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Qatari Elite Linked to Icelandic Market Manipulation, Part 3: Court Convictions


Posted: October 20th, 2017


DE-Tenants.org is researching the business transactions and holdings of the Qatar Investment Authority and Qatari elites – particularly the country’s ruling Al-Thani family. Previously (Part 1 & Part 2), we detailed how investments made by a Qatari royal Mohammed Bin Khalifa Al-Thani into Icelandic bank Kaupthing were actually financed by proceeds of a loan made by Kaupthing to Al-Thani. The loan and reinvestment prompted an investigation by Icelandic authorities into Kaupthing bankers (but not Al-Thani). Bankers were ultimately indicted.

Convicted Kaupthing bankers

Today’s post details the convictions.


First conviction: Reykjavík District Court

On 12 December 2013 in case no. S127-2012, Reykjavík District Court sentenced Hreidar Mar Sigurdsson, Kaupthing's former CEO, to five and a half years in prison while former Chairman Sigurdur Einarsson received a five-year sentence.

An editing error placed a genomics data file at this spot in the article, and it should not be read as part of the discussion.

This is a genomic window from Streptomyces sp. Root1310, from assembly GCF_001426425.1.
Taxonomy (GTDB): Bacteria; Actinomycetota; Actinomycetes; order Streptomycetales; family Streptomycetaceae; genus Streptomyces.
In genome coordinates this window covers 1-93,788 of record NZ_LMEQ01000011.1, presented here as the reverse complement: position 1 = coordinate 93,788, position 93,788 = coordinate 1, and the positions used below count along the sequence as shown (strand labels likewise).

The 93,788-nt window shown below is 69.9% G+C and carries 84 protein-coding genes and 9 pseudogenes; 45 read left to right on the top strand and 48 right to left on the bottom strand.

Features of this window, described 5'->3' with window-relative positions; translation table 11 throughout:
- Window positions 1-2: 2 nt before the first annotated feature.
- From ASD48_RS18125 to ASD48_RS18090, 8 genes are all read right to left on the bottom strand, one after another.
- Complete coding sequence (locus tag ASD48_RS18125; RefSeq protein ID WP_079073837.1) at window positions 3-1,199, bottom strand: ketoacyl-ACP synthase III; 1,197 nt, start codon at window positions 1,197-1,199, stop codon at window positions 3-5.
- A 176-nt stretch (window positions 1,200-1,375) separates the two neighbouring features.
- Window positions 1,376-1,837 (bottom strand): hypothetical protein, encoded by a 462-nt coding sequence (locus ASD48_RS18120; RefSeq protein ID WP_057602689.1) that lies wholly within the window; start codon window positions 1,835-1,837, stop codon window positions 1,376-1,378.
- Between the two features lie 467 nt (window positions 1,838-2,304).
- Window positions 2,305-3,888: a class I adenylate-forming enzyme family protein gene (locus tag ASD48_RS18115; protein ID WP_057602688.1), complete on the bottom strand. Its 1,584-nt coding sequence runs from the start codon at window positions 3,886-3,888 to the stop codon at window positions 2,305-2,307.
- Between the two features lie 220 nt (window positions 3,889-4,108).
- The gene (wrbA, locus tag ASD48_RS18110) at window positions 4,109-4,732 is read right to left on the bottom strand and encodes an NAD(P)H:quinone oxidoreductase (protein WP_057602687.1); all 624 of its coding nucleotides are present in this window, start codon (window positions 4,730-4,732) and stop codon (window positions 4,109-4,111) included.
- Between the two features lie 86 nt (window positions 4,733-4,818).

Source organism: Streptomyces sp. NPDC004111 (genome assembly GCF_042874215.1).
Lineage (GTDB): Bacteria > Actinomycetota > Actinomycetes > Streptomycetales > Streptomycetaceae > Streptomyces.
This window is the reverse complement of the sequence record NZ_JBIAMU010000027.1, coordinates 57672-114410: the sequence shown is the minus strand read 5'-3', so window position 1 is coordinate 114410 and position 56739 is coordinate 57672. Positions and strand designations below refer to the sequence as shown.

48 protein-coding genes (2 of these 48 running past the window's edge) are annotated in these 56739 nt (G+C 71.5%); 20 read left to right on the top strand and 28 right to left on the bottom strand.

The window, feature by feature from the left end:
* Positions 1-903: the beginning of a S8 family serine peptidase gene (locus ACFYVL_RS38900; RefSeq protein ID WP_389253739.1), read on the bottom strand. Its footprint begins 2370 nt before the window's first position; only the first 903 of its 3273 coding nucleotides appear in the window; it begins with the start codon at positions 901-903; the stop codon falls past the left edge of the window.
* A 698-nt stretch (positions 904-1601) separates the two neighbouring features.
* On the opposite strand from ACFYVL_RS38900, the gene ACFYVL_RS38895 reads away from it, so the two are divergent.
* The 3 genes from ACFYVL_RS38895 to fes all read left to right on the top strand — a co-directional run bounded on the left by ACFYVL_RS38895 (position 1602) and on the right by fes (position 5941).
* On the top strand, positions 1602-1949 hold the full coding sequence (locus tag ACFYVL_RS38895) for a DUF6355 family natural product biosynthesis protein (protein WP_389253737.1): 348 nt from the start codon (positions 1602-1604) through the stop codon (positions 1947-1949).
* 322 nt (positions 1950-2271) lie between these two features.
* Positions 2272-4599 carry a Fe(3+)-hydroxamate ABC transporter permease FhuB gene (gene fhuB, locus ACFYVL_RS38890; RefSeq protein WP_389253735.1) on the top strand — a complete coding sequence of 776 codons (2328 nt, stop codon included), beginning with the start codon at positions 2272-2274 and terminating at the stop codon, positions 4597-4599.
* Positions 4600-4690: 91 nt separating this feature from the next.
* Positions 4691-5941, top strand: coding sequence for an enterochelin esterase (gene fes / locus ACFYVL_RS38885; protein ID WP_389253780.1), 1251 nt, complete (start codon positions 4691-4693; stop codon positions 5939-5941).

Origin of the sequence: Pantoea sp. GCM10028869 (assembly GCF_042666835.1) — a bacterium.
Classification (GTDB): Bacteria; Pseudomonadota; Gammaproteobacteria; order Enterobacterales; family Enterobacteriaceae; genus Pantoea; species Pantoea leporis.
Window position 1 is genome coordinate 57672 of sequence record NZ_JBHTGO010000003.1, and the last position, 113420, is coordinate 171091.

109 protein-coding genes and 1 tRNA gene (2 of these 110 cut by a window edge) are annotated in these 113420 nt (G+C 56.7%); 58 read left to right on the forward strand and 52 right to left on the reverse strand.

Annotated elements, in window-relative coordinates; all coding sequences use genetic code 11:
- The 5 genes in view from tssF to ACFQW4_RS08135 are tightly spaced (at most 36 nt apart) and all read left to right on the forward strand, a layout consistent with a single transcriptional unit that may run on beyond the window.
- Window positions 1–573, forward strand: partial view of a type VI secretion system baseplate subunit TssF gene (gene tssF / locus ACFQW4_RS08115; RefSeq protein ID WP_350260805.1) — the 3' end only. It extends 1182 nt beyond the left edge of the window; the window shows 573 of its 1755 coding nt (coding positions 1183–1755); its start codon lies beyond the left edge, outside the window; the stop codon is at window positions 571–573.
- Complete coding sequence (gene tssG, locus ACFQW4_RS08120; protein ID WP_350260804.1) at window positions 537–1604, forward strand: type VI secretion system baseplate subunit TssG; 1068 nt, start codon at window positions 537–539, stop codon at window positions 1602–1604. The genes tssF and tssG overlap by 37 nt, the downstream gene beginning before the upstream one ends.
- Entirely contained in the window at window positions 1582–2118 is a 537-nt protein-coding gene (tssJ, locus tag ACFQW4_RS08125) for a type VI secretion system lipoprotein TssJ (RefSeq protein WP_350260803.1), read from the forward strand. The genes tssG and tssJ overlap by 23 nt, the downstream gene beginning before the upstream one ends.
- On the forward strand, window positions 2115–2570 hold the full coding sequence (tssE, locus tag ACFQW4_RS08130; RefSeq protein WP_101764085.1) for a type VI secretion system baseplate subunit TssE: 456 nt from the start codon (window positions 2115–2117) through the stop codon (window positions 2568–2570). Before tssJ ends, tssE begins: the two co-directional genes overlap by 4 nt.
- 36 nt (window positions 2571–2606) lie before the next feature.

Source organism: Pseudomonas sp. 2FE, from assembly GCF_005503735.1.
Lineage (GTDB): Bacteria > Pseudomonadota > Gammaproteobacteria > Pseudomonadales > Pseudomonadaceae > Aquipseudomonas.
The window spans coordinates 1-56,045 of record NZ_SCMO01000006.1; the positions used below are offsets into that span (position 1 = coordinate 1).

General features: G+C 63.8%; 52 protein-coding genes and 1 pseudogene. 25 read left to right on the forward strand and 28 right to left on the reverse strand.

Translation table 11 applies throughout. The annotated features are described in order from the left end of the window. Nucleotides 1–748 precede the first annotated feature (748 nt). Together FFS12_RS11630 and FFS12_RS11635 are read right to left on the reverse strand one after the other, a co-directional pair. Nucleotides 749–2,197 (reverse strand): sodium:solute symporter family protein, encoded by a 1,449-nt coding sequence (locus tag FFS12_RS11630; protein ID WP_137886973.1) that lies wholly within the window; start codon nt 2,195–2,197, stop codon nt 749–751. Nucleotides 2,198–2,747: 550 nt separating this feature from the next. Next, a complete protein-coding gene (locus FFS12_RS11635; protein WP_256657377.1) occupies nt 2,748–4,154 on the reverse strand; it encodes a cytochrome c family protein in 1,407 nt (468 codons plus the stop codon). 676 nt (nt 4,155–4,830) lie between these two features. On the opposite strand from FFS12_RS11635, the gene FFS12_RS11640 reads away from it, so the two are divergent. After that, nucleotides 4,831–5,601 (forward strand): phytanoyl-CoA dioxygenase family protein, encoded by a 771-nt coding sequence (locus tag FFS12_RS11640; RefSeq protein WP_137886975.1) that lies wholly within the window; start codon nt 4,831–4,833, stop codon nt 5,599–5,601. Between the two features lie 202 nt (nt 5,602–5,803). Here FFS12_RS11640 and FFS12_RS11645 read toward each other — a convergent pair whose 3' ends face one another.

Magnus Gudmundsson, former CEO of Kaupthing Luxembourg, was given a three-year sentence and Olafur Olafsson, the bank's second largest shareholder at the time, received three and a half years. The December 2013 District Court convictions pertained to breach of trust and market abuse. (SOURCE) In what is by far the largest case brought by Iceland’s special prosecutor against former employees of Iceland’s failed banks, it was argued that the market had been deceived by information indicating that financing was coming directly from Mohammed Bin Khalifa Al-Thani’s own funds. (SOURCE)


Second conviction: Iceland Supreme Court

On 12 February 2015 in case no. 145-2014, in response to an appeal against the Reykjavík District Court’s convictions, Iceland’s Supreme Court largely upheld—and some of their sentences expanded—the initial sentencing.

The court upheld the Reykjavík District Court’s five-and-a-half-year sentence for former Kaupthing CEO Hreidar Mar Sigurdsson while reducing the sentence for former Kaupthing Chairman Sigurdur Einarsson from five years to four.

Kaupthing's Luxembourg CEO Magnus Gudmundsson saw his sentence increased from three to four and a half years, while major investor Olafur Olafsson saw his three-and-a-half-year sentence increase by one year.




Our next post in this series looks at how the Panama Papers database offers insight into the Kaupthing bank affair.